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Novel vaccines typically take 8 years of clinical development: Study

Posted 10 November 2020 | By Mary Ellen Schneider 

Novel vaccines typically take 8 years of clinical development: Study

As the U.S. Food and Drug Administration (FDA) prepares to evaluate the first of the COVID-19 vaccine candidates, a group of researchers found that the traditional evaluation of novel vaccines has taken about 12 months and, in most cases, was based on at least two pivotal efficacy trials.

Those trials enrolled a median of about 5,000 patients who were followed for 6 months to determine safety, the researchers found.

“Given the urgency of developing a COVID-19 vaccine, trials will need to be larger than those supporting prior vaccine approvals and include sufficient follow-up time for emergence of adverse effects,” Jeremy Puthumana, MD, of Yale School of Medicine in New Haven, CT., and colleagues at Yale-New Haven Hospital and Duke University School of Medicine in Durham, NC, wrote in a research letter in JAMA Internal Medicine.

The researchers analyzed original biologics licensing applications (BLAs) for vaccines approved by the FDA between January 2010 and June 2020, leaving out any supplemental approvals of existing vaccines.

In total, the agency approved 21 novel vaccines during that time period, with four vaccines receiving accelerated approval. There were five vaccines approved for influenza, five approved for meningococcus, two approved for diphtheria, tetanus and acellular pertussis (DTaP), and nine approved for other indications.

The median premarket clinical development period – from investigational new drug submission to FDA approval – was 8.1 years. That development period included a median FDA review period of 12 months.

Each approval was supported by a median of seven clinical trials, including two pivotal efficacy trials and one trial to establish lot-to-lot consistency, the study found. Across all approved vaccines, 17 vaccines had at least one pivotal efficacy trial that used masking, 20 vaccines had trials that used an active or placebo comparator group, and eight vaccines were approved based on trials that used a clinical primary endpoint.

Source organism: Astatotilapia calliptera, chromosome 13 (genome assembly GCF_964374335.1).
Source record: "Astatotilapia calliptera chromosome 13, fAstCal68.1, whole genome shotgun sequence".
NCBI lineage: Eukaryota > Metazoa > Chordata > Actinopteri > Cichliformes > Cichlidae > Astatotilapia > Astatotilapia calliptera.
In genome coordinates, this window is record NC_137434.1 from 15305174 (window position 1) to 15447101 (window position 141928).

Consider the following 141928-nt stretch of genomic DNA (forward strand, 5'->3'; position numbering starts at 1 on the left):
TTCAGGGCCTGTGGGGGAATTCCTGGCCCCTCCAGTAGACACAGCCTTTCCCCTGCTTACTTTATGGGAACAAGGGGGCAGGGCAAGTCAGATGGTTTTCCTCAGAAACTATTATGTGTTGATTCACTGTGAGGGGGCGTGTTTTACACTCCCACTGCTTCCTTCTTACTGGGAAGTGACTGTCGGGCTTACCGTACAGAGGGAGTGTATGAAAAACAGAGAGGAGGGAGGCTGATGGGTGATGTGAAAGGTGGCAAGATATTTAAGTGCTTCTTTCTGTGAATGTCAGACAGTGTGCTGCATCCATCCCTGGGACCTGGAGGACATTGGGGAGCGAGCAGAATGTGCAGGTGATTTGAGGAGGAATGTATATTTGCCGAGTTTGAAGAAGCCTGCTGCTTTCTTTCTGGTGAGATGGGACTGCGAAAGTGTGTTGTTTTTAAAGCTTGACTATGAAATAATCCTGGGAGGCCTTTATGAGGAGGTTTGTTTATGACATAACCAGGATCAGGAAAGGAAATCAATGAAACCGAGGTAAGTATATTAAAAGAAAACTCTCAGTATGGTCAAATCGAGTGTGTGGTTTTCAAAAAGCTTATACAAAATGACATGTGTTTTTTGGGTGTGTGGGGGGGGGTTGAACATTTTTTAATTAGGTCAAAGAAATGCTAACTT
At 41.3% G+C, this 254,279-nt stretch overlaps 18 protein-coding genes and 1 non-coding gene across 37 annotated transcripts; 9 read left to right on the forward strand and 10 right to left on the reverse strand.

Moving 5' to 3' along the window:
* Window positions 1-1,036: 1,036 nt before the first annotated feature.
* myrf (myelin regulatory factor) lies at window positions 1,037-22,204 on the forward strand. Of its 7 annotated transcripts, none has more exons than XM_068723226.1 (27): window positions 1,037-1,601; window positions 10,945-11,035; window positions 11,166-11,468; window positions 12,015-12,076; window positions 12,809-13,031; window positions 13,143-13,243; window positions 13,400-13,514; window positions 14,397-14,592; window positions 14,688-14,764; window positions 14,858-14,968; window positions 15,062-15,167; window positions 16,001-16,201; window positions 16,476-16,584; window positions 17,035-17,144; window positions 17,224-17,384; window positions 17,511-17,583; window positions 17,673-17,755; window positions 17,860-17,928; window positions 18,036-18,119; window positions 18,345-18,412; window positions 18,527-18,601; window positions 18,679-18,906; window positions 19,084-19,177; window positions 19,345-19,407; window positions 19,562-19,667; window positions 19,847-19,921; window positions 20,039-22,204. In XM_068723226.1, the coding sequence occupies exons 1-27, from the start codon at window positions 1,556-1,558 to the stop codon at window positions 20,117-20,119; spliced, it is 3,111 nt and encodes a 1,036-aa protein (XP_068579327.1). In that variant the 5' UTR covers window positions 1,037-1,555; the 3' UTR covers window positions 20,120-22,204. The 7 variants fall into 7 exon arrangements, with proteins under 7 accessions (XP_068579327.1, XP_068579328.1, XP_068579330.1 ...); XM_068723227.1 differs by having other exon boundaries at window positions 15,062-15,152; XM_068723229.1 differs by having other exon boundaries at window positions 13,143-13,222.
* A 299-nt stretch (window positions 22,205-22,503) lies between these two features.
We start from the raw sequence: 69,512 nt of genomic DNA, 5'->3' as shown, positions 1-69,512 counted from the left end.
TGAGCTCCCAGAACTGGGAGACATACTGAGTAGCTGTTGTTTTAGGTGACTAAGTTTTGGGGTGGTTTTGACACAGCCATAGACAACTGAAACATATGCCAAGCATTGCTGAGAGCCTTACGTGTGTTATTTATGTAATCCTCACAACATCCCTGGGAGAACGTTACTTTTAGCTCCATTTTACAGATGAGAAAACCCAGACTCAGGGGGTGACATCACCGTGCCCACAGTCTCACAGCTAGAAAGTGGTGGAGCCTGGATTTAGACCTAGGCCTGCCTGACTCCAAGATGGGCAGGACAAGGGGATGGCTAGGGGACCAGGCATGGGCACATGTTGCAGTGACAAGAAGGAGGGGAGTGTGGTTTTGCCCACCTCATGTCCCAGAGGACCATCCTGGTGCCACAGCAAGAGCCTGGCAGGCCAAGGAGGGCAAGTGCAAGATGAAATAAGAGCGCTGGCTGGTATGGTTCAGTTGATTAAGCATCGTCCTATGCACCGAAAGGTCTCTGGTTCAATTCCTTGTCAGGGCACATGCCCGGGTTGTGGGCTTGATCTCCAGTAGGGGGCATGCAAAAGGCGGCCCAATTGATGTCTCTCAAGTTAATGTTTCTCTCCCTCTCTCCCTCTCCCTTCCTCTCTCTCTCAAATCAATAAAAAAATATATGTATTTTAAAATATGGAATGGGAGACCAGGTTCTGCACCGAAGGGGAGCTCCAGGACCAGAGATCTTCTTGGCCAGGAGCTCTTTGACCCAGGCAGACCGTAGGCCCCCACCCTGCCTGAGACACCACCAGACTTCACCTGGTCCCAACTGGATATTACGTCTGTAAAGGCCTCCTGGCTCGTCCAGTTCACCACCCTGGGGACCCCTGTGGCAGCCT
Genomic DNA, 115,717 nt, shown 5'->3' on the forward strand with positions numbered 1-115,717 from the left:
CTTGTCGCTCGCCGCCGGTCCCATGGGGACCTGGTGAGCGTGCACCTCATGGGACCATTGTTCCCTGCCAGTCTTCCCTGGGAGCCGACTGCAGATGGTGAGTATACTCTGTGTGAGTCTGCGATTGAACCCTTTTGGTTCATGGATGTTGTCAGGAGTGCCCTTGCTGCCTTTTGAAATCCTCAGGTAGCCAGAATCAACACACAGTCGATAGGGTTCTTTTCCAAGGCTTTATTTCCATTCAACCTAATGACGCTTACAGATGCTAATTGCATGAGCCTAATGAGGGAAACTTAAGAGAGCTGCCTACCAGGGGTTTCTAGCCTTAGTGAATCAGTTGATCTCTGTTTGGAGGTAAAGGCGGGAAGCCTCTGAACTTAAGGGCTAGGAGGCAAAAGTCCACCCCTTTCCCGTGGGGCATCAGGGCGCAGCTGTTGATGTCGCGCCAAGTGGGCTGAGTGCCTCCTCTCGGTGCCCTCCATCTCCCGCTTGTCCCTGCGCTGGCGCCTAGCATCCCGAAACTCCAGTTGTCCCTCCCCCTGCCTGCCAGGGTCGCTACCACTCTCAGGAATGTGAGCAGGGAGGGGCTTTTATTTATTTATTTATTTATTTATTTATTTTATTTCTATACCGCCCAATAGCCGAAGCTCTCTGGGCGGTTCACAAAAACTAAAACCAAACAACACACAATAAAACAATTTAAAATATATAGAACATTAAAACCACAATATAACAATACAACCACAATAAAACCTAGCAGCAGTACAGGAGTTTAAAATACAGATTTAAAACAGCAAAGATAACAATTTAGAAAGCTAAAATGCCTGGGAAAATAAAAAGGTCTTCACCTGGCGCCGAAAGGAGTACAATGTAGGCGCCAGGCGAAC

The median number of patients included in the prelicensure safety database was 6,710 and the median follow-up for serious adverse events was 6 months. The median aggregated number of patients enrolled among all pivotal efficacy trials supporting vaccine approval was 4,961. The median efficacy for approved vaccines was 91.9%, the researchers reported.

The research comes just a day after Pfizer and BioNTech announced interim results from their phase 3 trial of an mRNA vaccine candidate for COVID-19. Those initial results showed a vaccine efficacy of more than 90%, without significant adverse events. The phase 3 trial has an estimated enrollment of nearly 44,000 individuals and the companies are expecting to have a median of two months of safety data by the end of November.

Jason Schwartz, PhD, one of the research letter’s co-authors and an assistant professor of health policy at the Yale School of Public Health, said that level of enrollment and safety follow-up should give the public confidence that the FDA will have sufficient evidence to determine safety of the vaccine.

He noted that the 2-month safety follow-up, which matches the minimum duration spelled out in the FDA’s guidance for Emergency Use Authorization for COVID-19 vaccines, provides a good window for determining safety since most vaccine-related adverse events are known within 6 weeks.

The piece that’s left out when vaccines are moved forward so quickly, Schwartz said, is that researchers will not know right away when immunity will wane. The length of immunity – and the potential need for booster doses – will need to be monitored in real time, he said.

“That’s the balancing act,” Schwartz said.
 
JAMA Internal Medicine
 

 

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Tags: coronavirus, FDA, US

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